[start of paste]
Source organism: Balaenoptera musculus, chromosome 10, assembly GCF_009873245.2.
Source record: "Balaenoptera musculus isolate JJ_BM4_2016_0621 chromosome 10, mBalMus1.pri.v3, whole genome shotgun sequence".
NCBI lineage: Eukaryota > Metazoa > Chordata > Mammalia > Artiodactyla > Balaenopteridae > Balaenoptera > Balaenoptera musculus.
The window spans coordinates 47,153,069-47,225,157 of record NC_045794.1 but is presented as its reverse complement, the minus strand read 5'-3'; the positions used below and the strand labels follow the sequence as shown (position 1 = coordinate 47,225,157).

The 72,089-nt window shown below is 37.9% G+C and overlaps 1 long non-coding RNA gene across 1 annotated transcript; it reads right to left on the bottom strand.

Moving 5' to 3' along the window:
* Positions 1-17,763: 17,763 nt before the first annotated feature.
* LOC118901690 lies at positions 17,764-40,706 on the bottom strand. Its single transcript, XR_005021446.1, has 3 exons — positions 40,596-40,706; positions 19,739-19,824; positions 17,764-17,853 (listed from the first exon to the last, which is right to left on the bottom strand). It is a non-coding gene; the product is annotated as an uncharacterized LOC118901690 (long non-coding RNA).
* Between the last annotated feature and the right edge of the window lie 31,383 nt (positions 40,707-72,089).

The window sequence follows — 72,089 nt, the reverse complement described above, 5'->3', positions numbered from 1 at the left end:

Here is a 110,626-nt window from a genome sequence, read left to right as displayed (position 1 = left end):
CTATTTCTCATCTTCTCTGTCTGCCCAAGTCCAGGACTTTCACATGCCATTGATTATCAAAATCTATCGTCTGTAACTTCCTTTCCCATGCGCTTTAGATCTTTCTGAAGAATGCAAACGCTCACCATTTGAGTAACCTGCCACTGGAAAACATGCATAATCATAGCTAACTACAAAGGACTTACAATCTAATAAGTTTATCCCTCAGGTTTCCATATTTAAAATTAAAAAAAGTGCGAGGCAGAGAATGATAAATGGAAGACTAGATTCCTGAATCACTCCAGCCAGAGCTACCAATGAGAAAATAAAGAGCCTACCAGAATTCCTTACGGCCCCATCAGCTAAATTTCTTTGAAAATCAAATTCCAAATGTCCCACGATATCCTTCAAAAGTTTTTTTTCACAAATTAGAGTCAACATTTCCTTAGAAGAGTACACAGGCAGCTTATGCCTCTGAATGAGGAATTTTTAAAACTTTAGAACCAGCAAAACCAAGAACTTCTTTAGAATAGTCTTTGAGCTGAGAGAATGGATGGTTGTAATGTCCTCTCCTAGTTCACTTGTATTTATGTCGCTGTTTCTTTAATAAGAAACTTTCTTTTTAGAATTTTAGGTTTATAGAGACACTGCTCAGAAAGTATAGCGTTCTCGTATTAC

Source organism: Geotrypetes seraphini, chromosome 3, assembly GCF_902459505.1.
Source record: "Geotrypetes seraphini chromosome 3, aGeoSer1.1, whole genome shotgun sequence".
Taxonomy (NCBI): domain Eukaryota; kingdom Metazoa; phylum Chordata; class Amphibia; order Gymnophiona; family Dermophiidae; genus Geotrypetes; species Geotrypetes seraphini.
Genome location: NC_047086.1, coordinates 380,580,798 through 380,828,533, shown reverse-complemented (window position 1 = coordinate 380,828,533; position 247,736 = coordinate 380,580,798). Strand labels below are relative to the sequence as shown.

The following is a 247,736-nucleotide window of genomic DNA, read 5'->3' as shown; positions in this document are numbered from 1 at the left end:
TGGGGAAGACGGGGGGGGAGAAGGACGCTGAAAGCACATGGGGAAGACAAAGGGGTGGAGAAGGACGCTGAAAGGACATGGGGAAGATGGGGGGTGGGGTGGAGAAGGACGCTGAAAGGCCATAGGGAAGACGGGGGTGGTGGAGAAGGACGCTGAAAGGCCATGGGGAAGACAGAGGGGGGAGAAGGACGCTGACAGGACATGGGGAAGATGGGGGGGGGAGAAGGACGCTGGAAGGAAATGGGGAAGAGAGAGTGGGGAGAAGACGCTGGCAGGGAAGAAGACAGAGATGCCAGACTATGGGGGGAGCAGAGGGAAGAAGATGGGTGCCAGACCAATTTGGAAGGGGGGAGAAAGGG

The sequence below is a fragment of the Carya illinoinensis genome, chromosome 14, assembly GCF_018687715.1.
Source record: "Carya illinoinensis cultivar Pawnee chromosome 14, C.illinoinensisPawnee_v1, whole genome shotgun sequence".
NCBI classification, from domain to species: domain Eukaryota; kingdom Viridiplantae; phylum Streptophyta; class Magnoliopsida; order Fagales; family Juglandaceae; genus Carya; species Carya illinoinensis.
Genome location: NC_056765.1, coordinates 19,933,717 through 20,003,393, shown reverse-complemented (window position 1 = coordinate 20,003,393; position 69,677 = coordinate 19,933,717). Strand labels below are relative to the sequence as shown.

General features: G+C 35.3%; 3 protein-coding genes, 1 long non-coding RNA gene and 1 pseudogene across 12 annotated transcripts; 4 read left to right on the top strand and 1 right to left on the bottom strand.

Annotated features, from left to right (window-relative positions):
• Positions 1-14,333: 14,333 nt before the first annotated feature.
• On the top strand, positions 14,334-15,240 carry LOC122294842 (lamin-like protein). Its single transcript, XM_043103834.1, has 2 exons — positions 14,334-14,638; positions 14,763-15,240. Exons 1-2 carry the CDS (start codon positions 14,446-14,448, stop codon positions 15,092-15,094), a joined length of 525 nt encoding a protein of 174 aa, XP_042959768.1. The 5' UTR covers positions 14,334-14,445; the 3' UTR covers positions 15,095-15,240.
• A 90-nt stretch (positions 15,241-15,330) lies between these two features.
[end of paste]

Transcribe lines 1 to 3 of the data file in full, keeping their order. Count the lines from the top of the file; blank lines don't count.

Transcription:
Source organism: Balaenoptera musculus, chromosome 10, assembly GCF_009873245.2.
Source record: "Balaenoptera musculus isolate JJ_BM4_2016_0621 chromosome 10, mBalMus1.pri.v3, whole genome shotgun sequence".
NCBI lineage: Eukaryota > Metazoa > Chordata > Mammalia > Artiodactyla > Balaenopteridae > Balaenoptera > Balaenoptera musculus.